Getting rid of mould in your home takes time and elbow grease – and you probably won't be using that 'miracle' mould killer you picked up at the supermarket.
It's important you don't just ignore mould growing in your home. It can give off toxic spores and vapours which can be dangerous to your health – possibly resulting in allergic reactions, asthma and flu-like symptoms
Does bleach kill mould?
Experts we spoke to say there's evidence that bleach can kill fungi, but it needs to be at a 10% concentration to work.
Even at a higher potency, bleach won't penetrate porous materials, so if the mould is growing on plaster, grout or wood, it will kill mould on the surface, but not below it. So, in most cases, the mould will return.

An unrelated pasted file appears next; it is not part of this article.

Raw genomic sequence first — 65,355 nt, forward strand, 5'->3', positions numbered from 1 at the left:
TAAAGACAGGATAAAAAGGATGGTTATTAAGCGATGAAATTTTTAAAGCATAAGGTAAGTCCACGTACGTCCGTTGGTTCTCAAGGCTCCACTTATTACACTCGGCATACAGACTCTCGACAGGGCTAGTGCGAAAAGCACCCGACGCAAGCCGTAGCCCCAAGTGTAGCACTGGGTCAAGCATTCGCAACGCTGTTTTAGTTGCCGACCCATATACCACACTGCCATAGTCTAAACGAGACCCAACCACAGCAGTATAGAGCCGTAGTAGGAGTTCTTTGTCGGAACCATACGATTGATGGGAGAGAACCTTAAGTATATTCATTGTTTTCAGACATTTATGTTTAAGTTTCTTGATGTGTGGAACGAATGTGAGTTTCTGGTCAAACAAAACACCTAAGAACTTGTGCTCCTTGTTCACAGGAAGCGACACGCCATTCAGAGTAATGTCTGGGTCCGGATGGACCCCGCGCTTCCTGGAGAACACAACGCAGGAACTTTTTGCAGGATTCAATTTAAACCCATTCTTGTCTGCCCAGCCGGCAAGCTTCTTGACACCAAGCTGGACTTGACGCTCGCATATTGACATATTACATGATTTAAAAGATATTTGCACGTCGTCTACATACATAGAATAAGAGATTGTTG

Also, several experts told us that bleach can be a masking agent. Bleach takes the colour, or melanin, out of fungi, making it invisible. You can't see it anymore, so you think the bleach has done its job, when that's not necessarily the case.
Strong bleach is also harmful to grout and tiles as it erodes and corrodes the surfaces, making them more porous, which in turn makes them more vulnerable to further fungi growth.
If you are unable to remove the mould, or if you are asthmatic, it is best to call in the experts.
Xspor’s Certified Mould Technicians use ‘Enzycleanse’ which is an all-natural enzyme-based product to remove mould and save costly demolition or repair bills, as it penetrates deeply into walls and porous materials, eradicating the spores that may be growing internally.